Volatile markets cut into confidence

NEW YORK - Consumer confidence weakened in August as U.S. residents focused on turbulent financial markets, a decline in home prices and tighter credit standards.

The New York-based Conference Board said Tuesday its Consumer Confidence Index, declined to 105.0 from a revised reading of 111.9 in July, which was still a six-year high.

Although the index was down, it was slightly stronger than the 104.5 that Wall Street analysts expected.

"A softening in business conditions and labor market conditions has curbed consumers' confidence this month," said Lynn Franco, director of The Conference Board Consumer Research Center.

"In addition, the volatility in financial markets and continued subprime housing woes may have played a role in dampening consumers' spirits."

The survey is closely watched because consumer spending represents two-thirds of the U.S. economy and confidence levels tend to influence spending.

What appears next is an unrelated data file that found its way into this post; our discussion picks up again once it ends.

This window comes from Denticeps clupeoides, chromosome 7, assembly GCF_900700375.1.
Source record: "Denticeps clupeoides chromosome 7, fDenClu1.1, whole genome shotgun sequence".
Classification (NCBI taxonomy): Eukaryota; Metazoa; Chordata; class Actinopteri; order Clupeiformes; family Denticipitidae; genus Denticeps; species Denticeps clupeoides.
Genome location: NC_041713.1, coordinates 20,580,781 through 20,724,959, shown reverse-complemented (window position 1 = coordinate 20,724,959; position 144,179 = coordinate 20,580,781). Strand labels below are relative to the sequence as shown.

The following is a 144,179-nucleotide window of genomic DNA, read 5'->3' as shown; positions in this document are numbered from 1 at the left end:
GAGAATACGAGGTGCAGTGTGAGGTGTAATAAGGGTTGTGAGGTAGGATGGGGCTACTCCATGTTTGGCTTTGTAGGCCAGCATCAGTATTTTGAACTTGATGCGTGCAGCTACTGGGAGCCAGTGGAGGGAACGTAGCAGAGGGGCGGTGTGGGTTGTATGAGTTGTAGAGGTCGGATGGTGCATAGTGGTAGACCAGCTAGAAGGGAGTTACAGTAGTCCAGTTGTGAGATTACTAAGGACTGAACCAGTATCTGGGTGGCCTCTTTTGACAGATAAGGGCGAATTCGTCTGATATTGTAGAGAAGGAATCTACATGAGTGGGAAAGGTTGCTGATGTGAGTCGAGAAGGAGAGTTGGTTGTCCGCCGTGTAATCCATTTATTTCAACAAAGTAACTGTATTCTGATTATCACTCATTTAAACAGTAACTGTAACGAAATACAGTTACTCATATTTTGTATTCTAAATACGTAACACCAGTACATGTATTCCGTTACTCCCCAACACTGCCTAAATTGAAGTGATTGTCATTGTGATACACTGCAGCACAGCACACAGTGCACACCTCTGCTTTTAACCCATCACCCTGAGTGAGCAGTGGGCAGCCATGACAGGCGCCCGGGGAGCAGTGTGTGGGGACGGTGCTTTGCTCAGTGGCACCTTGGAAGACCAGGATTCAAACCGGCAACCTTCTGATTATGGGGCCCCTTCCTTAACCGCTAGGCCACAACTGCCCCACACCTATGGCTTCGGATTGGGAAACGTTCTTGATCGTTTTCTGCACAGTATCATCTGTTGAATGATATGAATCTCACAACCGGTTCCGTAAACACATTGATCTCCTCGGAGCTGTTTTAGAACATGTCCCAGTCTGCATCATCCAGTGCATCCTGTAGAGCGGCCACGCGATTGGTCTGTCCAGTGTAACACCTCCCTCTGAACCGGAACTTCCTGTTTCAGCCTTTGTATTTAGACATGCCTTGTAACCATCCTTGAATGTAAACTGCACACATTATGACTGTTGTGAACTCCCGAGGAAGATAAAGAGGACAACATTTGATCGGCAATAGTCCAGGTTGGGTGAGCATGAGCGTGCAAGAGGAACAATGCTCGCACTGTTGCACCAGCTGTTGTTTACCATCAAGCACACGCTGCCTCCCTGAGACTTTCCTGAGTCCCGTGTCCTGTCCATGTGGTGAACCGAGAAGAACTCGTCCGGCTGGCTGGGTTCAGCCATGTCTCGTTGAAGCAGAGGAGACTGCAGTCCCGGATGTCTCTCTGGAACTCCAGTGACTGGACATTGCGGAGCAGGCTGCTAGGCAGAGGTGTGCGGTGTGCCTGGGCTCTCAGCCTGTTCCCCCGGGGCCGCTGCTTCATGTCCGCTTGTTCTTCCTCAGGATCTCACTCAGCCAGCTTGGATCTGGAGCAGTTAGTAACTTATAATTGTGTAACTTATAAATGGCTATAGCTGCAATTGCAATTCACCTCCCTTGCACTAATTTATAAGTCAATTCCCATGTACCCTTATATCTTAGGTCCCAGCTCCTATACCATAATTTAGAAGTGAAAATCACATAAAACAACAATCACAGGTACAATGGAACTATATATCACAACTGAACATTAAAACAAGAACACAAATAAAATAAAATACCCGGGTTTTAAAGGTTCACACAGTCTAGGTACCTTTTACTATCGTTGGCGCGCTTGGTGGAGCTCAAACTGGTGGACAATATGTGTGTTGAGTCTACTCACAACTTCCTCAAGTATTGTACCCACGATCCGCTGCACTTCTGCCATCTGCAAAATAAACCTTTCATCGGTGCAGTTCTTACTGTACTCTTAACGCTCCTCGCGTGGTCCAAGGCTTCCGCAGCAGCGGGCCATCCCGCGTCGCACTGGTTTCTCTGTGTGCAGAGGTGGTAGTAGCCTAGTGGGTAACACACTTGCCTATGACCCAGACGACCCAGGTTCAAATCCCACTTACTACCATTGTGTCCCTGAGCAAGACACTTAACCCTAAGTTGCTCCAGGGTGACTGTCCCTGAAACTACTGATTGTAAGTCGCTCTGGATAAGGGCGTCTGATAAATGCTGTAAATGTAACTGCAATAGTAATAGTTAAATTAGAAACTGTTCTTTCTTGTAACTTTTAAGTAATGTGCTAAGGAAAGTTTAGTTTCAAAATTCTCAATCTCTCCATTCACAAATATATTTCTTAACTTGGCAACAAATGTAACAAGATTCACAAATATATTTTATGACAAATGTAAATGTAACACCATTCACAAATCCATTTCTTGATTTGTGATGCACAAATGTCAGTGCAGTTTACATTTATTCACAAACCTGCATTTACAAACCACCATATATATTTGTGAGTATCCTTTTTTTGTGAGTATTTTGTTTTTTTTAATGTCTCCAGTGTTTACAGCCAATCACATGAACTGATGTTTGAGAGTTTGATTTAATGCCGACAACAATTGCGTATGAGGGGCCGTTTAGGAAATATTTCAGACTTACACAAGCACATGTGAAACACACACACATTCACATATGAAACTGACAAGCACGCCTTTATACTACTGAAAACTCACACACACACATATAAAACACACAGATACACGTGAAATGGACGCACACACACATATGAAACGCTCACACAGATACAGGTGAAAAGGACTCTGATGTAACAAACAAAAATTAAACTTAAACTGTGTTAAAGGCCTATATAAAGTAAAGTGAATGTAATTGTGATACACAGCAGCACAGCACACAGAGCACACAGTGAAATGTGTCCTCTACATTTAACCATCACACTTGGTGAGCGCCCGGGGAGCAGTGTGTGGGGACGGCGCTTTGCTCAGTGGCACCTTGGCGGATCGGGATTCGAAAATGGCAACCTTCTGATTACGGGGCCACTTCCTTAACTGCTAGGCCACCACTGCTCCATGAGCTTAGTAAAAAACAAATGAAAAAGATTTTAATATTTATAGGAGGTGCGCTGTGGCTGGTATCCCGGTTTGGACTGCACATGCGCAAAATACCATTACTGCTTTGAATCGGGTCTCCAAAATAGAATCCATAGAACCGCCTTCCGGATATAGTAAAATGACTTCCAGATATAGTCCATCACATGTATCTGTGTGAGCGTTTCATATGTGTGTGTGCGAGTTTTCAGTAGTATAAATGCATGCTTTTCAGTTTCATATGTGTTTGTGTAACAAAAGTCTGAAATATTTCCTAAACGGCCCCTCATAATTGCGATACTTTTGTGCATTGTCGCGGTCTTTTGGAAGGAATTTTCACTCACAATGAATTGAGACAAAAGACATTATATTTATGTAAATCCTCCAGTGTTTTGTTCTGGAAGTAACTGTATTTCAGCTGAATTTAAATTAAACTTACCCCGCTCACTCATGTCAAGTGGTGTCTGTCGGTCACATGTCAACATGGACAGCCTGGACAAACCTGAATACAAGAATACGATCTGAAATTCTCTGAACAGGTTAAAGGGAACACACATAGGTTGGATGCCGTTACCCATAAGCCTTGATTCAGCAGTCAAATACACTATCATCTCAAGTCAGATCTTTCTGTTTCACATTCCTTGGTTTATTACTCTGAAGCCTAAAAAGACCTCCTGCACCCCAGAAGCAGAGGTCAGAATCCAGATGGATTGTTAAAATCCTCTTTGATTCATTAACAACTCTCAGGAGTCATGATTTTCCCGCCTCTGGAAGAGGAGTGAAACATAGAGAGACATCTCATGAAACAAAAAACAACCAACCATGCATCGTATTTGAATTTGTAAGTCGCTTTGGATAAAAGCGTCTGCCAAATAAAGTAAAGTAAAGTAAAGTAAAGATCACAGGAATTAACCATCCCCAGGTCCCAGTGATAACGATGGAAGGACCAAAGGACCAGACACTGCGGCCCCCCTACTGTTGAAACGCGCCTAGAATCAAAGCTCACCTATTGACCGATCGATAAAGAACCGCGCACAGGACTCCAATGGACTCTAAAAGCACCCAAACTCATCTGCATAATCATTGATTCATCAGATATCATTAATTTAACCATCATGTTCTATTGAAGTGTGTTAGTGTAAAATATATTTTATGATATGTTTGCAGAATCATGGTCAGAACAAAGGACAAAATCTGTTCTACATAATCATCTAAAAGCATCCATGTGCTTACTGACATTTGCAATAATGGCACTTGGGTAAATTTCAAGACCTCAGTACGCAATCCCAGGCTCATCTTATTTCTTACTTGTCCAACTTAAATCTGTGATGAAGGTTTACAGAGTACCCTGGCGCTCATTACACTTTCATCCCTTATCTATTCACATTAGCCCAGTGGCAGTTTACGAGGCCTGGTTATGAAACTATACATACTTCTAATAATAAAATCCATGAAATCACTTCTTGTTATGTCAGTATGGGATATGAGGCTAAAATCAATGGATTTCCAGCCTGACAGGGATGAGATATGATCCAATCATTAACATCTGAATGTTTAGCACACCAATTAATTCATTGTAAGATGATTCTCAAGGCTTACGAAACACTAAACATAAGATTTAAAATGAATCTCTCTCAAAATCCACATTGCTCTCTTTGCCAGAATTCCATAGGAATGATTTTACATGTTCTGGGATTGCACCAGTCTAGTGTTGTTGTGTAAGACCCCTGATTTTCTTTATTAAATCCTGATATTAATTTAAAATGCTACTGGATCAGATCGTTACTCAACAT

"It was down, but that was widely expected with what's going on with housing," said Richard Huber, who is an economist with A.G. Edwards in St. Louis. "That's weighing on consumers."

While lower, the August reading allows Federal Reserve policymakers to take a wait-and-see approach about cutting short-term interest rates, which have remained steady at 5.25 percent since June 2006, when the Federal Open Market Committee meets Sept. 18, Huber said.

"It removes their having to cut rates because of a broad-based consumer confidence meltdown," Huber said.

In South Sound

South Sound home prices were nearly 7 percent higher in July than the same time last year, bucking the national trend, according to the Northwest Multiple Listing Service. The July median sales price in Thurston County was $275,174, the service reported.